Do you remember the first impersonations that you did when you were very young?

When I was a kid, I used to imitate Dick Van Dyke. Jerry Lewis, I imitated a great deal. I had a psychic sense about Jerry Lewis. I was just in love with him. I think he’s done some of the greatest film clowning ever in history.

I also imitated a lot of the sketches on “The Carol Burnett Show.” I wanted to be on that show when I was 10 years old. I tried to get on the show and sent them letters. They rejected me, but I wrote, “I do 120 people, I do impressions of everybody and I can do Tim Conway and Harvey Korman.”

They replied, “We gene­rally hire through the agencies, but best of luck to you.” But it didn’t matter. I had gotten a letter from Hollywood. I just ran through the streets with my letter from Hollywood. It was a way of saying, oh, it’s on the same planet. I can get there.

Did you need to work hard on your comic talent, or some things just came naturally?

A lot of it happened naturally. A lot of it came from my father. My father was a very a­­nimated character. He didn’t just tell the story. He became the characters. So, I would sit back, look at him and go, wow, that’s really something to be.

Because everyone who came to our home was galvanized by my father when he told a story. They often left with pee stains (laughs) and saying, “Percy, you missed your calling.” Well, I became his calling.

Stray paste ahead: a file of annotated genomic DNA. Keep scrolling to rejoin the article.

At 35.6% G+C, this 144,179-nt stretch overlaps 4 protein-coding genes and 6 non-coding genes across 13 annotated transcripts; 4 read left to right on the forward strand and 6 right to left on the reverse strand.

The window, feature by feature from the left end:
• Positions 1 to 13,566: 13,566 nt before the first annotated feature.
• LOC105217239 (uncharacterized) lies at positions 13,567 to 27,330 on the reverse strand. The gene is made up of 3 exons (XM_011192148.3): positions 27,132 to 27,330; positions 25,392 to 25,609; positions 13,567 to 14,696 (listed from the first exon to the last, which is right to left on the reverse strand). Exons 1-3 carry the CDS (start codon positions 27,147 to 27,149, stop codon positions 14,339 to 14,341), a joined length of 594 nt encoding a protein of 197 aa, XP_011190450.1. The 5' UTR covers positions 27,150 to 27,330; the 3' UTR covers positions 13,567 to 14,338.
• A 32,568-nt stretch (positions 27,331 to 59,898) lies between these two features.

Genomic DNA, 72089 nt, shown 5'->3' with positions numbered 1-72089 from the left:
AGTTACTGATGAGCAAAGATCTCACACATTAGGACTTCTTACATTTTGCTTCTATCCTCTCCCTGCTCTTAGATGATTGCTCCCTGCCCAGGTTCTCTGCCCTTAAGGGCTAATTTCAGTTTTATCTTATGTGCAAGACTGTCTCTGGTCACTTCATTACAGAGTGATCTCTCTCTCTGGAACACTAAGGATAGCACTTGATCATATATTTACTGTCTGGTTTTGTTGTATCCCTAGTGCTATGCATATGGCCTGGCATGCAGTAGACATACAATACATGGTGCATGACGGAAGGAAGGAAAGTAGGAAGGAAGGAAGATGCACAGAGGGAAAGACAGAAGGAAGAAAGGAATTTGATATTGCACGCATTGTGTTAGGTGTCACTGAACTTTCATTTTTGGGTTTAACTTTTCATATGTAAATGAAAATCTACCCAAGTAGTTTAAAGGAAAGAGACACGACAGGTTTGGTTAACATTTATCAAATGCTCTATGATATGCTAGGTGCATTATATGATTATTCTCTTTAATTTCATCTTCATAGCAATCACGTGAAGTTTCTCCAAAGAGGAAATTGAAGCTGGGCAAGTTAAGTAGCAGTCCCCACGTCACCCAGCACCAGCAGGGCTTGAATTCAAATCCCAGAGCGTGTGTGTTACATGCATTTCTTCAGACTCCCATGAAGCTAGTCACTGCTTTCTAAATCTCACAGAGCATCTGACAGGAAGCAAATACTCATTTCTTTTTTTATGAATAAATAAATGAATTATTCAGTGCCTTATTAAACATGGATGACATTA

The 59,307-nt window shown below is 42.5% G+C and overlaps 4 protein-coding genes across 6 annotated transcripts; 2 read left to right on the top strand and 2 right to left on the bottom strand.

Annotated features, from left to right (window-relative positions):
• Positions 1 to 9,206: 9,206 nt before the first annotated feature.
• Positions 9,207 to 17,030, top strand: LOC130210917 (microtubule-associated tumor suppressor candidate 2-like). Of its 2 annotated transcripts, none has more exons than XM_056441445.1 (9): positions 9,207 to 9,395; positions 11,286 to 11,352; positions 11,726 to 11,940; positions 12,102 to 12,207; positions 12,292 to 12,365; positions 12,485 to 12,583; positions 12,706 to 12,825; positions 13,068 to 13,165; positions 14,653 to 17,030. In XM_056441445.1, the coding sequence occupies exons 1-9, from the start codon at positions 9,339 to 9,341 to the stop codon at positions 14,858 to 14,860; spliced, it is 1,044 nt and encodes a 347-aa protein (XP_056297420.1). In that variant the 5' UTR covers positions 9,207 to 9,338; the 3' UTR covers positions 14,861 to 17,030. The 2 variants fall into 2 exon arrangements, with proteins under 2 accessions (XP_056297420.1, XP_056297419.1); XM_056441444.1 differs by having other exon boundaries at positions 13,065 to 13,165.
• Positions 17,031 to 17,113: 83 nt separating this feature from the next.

If the world were to end soon, how would you prioritize your life?

I’m done.

You’ve done everything?

This is it. This is the moment, this room. Everything else is just for fun. Even the striving and the wanting, whatever it is that you want, that is something to sit and go, dream it up. I do it every night when I lay my head on the pillow. I go through a list of gratitude that I can’t get to the end of. It really is true.

Experience the end of the world—that’s actually the cover of my book. It was the end of the world for me. It’s the intention of the book to let go of this individual striving. What happened to me was that I was in Hawaii during the false missile attack (in 2018), and my assistant who was on the other side of the island called up crying. She said, “We have 10 minutes before the missiles land.”

At that moment, I was just struck by this feeling of, oh, wow, what a weird way for this to end. It was just more like that, just bemused. I went through eight minutes of gra­titude to everybody. She was saying, “Should we all get in the car, should we all try to get together?” I said, “I don’t want to die in my car.”

I couldn’t get my daughter on the phone. I couldn’t get off the island. They said, “Hide under the stairs” and whatever. I said, “I’m not going to die like a cockroach, either.” So, I just decided to sit there. I went, wow, look what I got, an amazing place.

So, to connect it to the book, what happened was, my assistant Linda was gripping the phone so hard when she told me on FaceTime that the world was about to end. She accidentally took a screen grab and that’s the cover of my book. The cover of my book is my face in what I thought was the last 10 minutes of my life.

I went home and painted it in the colors of tropical water, and then Chip Kidd, who is this incredible, beautiful graphic artist, put them together on the face of the book. You can see it. It’s online. It’s the last 10 minutes of my life as far as I knew.